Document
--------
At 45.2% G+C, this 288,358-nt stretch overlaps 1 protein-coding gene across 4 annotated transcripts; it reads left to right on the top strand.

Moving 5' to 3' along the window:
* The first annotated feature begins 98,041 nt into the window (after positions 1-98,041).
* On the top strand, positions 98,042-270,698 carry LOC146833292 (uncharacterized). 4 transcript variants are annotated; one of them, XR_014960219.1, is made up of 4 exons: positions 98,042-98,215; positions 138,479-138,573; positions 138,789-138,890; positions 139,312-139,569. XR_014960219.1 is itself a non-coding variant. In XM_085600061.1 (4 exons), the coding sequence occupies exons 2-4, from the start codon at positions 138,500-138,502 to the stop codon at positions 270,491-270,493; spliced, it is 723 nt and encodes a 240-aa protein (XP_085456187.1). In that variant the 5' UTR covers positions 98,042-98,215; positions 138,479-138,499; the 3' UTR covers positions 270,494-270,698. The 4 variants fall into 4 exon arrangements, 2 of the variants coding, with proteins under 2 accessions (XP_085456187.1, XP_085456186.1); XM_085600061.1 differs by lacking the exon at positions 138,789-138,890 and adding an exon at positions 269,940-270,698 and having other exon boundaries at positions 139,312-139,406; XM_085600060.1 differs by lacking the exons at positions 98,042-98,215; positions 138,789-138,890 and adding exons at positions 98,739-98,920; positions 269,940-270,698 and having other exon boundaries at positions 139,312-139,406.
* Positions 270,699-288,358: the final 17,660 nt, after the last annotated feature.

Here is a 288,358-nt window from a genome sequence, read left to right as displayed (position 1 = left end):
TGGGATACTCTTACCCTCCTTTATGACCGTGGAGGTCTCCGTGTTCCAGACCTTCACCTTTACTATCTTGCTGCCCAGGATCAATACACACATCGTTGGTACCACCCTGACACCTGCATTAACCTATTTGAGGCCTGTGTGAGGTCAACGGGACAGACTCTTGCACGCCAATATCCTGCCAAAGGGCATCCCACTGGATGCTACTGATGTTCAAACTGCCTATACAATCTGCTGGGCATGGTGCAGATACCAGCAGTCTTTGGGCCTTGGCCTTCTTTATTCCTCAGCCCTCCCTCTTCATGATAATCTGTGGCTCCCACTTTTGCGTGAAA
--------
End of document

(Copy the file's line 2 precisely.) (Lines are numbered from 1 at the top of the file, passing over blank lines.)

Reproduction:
Moving 5' to 3' along the window: